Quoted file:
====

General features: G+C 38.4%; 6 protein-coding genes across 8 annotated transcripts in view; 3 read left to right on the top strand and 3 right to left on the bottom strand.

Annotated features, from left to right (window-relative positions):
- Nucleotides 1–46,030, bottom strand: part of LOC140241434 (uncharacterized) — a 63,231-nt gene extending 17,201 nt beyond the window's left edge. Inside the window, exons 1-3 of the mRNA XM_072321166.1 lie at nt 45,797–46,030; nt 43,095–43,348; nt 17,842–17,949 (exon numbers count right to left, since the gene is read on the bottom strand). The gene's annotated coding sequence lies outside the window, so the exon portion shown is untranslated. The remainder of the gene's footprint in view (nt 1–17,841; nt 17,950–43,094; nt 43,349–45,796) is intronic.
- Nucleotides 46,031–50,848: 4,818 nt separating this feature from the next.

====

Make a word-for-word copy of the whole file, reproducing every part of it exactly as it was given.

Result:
General features: G+C 38.4%; 6 protein-coding genes across 8 annotated transcripts in view; 3 read left to right on the top strand and 3 right to left on the bottom strand.

Annotated features, from left to right (window-relative positions):
- Nucleotides 1–46,030, bottom strand: part of LOC140241434 (uncharacterized) — a 63,231-nt gene extending 17,201 nt beyond the window's left edge. Inside the window, exons 1-3 of the mRNA XM_072321166.1 lie at nt 45,797–46,030; nt 43,095–43,348; nt 17,842–17,949 (exon numbers count right to left, since the gene is read on the bottom strand). The gene's annotated coding sequence lies outside the window, so the exon portion shown is untranslated. The remainder of the gene's footprint in view (nt 1–17,841; nt 17,950–43,094; nt 43,349–45,796) is intronic.
- Nucleotides 46,031–50,848: 4,818 nt separating this feature from the next.